The Oslo Opportunity, Part 3: ‘Counter-jihad’ crusaders

The terror attacks in Norway occurred on foreign soil, but they have a disturbing connection to our own country and those who perpetuate fear of Islam here.

To understand the link, we need to look no further than Anders Behring Breivik’s anti-Muslim 1,500 page manifesto, which cites a number of leaders active in the Islamophobia campaign in America and uses their ideology to shape his.  The New York Times did a great piece about anti-Muslim thought in the U.S. and its role in the attacks.

I’ve written before only briefly about some of the self-defined freedom-fighters in Breivik’s manifesto, so I’d like to provide a bit more information about them here.

55 citations: Robert Spencer

“Well this is the politically correct falsehood that is taught every where that Islam is a religion of peace that’s been hijacked.  Islam is actually unique among the religions of the world in having a developed doctrine, theology, and legal system that mandates

Pamela Geller and Robert Spencer

warfare against unbelievers.” 

One of the most influential Islamophobes in America, Spencer was cited 55 times and his blog was referenced 107 times.  Spencer runs the hate blog www.jihadwatch.com, co-founded the hate group Stop Islamization of America, and has authored many books including The Politically Incorrect Guide to Islam.  He frequently appears FOX News and the 700 Club, and his above quote can be heard here:

 

After it came out that Spencer was cited throughout Breivik’s manifesto, NBC Nightly News did this segment about American Islamophobes, particularly Spencer:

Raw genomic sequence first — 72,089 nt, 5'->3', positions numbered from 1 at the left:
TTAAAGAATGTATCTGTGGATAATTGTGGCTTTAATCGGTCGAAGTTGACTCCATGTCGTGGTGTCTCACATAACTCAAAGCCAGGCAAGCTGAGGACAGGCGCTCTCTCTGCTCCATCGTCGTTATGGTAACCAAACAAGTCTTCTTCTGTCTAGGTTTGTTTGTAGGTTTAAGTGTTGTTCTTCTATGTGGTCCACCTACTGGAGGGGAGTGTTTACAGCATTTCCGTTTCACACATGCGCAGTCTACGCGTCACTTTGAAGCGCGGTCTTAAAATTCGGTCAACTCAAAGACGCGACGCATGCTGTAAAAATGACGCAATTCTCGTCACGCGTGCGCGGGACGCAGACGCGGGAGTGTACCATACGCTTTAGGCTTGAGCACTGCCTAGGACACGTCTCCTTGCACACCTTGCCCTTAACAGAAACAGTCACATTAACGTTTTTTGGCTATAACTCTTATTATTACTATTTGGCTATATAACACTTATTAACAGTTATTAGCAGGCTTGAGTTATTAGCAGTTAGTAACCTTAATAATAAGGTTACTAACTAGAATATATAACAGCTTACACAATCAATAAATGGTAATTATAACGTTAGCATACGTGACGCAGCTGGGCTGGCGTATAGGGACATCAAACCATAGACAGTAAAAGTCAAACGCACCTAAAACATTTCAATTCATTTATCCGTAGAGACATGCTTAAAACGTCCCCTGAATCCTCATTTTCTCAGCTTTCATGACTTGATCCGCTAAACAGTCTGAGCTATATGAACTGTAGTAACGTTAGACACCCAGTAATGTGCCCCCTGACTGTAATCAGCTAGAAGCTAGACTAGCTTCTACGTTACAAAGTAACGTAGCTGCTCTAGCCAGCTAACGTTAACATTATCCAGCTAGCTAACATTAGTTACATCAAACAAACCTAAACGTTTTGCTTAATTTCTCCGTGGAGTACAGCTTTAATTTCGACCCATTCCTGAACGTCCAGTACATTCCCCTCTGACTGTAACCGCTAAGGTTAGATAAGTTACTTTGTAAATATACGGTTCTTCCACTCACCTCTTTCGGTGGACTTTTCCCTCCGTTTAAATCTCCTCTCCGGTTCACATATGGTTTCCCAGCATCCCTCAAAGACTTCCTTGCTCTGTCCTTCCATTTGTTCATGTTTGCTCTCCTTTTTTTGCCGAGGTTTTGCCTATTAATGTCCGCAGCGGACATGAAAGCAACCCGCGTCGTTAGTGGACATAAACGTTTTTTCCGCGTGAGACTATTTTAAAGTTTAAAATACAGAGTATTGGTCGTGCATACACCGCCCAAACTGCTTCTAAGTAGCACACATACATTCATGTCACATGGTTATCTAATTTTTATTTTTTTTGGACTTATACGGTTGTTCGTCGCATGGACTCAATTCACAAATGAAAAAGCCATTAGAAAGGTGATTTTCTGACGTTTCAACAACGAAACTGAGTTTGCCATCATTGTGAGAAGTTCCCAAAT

1 reference: Pamela Geller

“This mosque is offensive, humiliating, it’s demeaning to the 3,000 innocent victims that lost their lives.  Without Islam, this attack would never have happened.”

In his manifesto, Breivik commented on Geller’s good character, in addition to referencing her blog 11 times.  Geller made a name for herself last summer as she led the campaign against the Park 51 Islamic Center in Manhattan.  Also a leader of Stop Islamization of America (there is also a European sister organization) and a frequent FOX contributor, she is planning an anti-Muslim protest on the tenth anniversary of the 9/11 attacks.  She constantly claims that she is not against Muslims, only against Islam, “the ideology that inspired these jihadist attacks.” See both quotes in this video.

 

Though I hate giving her site more hits, you should also check out her blog Atlas Shrugs.

15 citations: Walid Shoebat

“All Islamist organizations in America should be the number one enemy—all of them.” 

The Department of Justice has hired Walid Shoebat, a self-proclaimed former Muslim terrorist and Christian convert, to educate law enforcement about Islam.  He is also a

Walid Shoebat

frequent speaker at churches, universities, and on cable news shows. Recently, CNN exposed Shoebat as a bigot and fraud—there is no record of the terrorist attack he claims to have committed.

Shoebat’s tactic—claiming to be a former Muslim—is a smart one.  If people ask him how he knows Islam is evil, he can say, ‘Trust me! I know! I was Muslim’ and leave it at that.